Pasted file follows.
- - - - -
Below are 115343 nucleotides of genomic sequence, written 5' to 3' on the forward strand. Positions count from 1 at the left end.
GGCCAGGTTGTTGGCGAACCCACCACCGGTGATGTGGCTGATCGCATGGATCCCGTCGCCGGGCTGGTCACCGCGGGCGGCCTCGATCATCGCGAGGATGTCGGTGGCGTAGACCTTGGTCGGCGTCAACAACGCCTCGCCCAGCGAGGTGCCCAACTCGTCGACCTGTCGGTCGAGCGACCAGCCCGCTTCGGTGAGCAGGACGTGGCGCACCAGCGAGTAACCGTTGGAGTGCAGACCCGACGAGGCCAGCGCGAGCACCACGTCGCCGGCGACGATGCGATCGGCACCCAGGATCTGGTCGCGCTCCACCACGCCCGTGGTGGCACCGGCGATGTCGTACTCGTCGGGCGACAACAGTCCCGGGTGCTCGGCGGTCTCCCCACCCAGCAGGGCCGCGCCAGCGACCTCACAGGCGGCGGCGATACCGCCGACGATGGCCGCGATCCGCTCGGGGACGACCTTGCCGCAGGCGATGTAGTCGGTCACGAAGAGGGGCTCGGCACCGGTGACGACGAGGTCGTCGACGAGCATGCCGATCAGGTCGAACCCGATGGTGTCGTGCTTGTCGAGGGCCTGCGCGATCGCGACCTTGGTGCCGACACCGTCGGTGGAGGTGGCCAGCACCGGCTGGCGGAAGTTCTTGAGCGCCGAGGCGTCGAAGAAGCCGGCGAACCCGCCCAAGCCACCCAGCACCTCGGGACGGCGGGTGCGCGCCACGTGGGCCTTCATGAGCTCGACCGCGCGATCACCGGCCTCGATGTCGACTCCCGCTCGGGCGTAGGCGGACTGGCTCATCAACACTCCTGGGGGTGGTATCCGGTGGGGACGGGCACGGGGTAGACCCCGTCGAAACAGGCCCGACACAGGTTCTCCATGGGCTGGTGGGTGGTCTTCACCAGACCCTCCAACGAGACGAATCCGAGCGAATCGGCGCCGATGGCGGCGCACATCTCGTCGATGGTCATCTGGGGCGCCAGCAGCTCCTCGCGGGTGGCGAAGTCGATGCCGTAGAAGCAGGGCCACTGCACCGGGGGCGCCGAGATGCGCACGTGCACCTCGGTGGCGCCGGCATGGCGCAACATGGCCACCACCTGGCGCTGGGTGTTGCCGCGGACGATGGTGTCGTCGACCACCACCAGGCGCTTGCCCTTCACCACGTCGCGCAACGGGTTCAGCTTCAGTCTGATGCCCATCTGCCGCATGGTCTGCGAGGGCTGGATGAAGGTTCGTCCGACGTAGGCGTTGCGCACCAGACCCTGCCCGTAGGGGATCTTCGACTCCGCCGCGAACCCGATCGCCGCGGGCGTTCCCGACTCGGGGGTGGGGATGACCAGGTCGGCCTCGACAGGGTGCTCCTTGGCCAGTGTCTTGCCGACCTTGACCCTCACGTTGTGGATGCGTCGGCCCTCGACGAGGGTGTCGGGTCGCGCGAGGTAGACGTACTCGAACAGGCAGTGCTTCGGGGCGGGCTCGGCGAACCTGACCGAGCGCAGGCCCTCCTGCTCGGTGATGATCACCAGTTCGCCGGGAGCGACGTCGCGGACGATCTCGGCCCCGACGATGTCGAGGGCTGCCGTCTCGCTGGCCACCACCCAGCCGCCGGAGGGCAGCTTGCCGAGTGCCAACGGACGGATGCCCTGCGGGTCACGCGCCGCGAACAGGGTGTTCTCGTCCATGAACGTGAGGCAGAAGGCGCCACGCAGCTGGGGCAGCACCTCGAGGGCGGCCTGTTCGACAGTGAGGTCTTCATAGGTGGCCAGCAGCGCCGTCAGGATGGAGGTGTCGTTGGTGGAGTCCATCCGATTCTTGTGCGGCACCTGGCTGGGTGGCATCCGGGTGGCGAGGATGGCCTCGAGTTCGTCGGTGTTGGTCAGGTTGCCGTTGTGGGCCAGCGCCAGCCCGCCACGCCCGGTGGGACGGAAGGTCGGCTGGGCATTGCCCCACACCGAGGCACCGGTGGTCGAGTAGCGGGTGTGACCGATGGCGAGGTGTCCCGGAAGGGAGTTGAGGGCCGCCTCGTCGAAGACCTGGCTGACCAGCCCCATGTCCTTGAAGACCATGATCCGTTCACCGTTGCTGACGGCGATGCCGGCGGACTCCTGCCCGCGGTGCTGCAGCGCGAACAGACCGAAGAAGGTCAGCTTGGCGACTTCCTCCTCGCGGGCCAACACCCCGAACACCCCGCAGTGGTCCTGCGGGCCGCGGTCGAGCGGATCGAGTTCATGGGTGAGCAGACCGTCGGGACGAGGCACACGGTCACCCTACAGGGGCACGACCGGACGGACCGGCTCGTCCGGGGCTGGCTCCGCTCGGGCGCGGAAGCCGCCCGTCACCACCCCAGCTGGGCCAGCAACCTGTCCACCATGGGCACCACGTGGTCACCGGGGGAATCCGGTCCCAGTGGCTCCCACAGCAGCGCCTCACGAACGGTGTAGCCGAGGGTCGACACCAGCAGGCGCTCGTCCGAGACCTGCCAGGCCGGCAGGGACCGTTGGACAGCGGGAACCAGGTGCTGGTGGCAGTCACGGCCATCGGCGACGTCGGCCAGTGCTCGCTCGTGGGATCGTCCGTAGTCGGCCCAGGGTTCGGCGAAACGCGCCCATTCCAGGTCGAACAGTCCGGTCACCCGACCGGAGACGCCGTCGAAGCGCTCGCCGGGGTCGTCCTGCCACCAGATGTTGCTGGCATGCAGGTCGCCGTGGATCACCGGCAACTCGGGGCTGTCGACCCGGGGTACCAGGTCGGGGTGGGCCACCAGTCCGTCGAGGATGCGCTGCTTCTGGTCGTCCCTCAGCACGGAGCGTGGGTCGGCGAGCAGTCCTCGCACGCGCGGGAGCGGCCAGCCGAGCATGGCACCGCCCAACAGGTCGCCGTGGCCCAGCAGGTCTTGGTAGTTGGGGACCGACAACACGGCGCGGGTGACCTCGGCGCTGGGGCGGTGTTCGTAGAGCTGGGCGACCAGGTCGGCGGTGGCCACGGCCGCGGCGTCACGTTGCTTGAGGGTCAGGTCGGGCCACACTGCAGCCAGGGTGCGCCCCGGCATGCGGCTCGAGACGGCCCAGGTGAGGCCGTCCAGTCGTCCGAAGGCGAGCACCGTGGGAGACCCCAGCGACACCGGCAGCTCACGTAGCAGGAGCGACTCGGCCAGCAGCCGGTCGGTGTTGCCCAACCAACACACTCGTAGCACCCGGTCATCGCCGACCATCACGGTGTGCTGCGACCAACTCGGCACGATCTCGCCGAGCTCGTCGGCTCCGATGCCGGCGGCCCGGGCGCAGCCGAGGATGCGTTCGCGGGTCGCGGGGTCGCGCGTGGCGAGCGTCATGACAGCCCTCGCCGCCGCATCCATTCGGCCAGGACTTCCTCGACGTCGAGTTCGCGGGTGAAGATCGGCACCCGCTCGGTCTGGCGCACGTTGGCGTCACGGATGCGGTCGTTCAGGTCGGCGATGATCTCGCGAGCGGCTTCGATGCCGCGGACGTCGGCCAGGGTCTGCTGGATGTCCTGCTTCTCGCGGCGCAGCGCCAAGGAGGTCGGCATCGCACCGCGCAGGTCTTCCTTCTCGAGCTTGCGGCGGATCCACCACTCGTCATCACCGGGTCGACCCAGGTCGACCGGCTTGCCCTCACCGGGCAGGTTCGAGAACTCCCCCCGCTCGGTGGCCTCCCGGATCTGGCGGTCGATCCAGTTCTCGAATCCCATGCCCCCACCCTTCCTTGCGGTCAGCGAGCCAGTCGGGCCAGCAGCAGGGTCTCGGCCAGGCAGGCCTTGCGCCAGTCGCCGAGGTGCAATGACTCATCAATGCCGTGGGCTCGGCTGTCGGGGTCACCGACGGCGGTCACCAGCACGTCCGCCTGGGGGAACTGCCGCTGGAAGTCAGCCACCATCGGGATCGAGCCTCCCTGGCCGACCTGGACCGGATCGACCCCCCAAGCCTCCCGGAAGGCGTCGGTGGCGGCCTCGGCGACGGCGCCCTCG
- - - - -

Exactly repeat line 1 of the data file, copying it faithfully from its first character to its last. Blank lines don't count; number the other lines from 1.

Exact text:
Below are 115343 nucleotides of genomic sequence, written 5' to 3' on the forward strand. Positions count from 1 at the left end.